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In national water news today …

Life-saving drinking water disinfectants have a “dark side”

In late September 2020, officials in Wrangell, Alaska, warned residents who were elderly, pregnant or had health problems to avoid drinking the city’s tap water — unless they could filter it on their own. More than 3,000 miles (4,800 kilometers) away, the people of Scituate, Massachusetts, received a letter that same month cautioning about the same group of contaminants in their drinking water. At issue wasn’t any of the well-known and widely feared water infiltrators such as E. coli or per- and polyfluoroalkyl substances (PFAS). The culprit chemicals tainting taps from Cocoa, Florida, to the Finger Lakes of New York to a correctional facility in Only, Tennessee, are, in fact, less recognized yet more ubiquitous: disinfection by-products. … ”  Read more from Ensia here:  Life-saving drinking water disinfectants have a “dark side”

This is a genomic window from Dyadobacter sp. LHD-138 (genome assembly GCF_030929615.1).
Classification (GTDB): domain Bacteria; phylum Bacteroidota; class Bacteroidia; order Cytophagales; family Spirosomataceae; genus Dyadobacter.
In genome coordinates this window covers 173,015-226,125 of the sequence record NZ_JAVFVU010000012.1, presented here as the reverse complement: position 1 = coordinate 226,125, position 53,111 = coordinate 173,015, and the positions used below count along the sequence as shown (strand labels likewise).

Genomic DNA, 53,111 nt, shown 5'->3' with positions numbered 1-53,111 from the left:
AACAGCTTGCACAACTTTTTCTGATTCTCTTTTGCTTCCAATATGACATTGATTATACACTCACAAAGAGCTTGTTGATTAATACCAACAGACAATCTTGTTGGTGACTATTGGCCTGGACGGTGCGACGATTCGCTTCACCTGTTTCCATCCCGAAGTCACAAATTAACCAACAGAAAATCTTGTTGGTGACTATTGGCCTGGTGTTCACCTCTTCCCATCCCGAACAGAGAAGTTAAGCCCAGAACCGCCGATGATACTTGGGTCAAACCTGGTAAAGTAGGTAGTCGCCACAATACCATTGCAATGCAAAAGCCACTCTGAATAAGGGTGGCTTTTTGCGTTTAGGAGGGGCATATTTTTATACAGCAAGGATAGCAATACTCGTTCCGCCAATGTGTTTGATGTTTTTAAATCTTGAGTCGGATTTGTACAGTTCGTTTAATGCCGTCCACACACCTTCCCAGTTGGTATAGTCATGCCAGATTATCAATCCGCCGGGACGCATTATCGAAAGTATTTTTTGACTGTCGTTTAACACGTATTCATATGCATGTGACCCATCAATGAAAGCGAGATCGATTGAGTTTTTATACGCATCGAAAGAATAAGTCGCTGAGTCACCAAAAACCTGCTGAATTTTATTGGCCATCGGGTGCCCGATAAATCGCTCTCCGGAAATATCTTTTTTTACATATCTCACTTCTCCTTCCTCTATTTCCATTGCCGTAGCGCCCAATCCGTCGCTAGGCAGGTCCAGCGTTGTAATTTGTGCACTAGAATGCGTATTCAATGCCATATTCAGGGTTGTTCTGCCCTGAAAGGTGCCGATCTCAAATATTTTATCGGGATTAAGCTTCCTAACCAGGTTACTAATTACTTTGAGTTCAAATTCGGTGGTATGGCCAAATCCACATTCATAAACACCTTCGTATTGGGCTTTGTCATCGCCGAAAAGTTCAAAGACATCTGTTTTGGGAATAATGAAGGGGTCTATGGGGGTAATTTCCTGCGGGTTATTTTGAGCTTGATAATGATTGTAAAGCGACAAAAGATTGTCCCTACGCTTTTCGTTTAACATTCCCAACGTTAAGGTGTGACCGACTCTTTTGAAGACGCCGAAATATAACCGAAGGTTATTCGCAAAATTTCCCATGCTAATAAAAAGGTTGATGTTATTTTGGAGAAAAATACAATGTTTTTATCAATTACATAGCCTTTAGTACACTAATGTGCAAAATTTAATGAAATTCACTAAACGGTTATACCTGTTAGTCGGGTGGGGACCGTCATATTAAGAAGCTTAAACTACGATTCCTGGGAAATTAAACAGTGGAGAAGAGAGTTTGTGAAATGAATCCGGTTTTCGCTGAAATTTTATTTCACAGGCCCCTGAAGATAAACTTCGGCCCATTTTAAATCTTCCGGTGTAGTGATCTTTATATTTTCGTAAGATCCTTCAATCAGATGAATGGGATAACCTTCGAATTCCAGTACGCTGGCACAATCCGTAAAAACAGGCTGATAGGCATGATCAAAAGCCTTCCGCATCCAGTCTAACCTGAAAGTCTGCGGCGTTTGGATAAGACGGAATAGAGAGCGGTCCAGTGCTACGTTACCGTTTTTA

Interview:  Andrew Wheeler has some advice for Biden EPA

EPA Administrator Andrew Wheeler remains quick to defend the Trump EPA’s legacy, especially in comparison with its predecessor, and ready to tout agency efforts over the last four years.  In an interview with E&E News yesterday, Wheeler said that the Obama administration stalled on its response to the Flint, Mich., drinking water crisis and that the Trump EPA moved more quickly. He also touted EPA’s updating its Lead and Copper Rule to replace lead service lines, which had been left sitting for nearly 30 years, and its faster response to lead contamination found in Newark, N.J.  And, when asked, he offered some advice for the incoming administration. … ”  Read more from E&E News here: Interview:  Andrew Wheeler has some advice for Biden EPA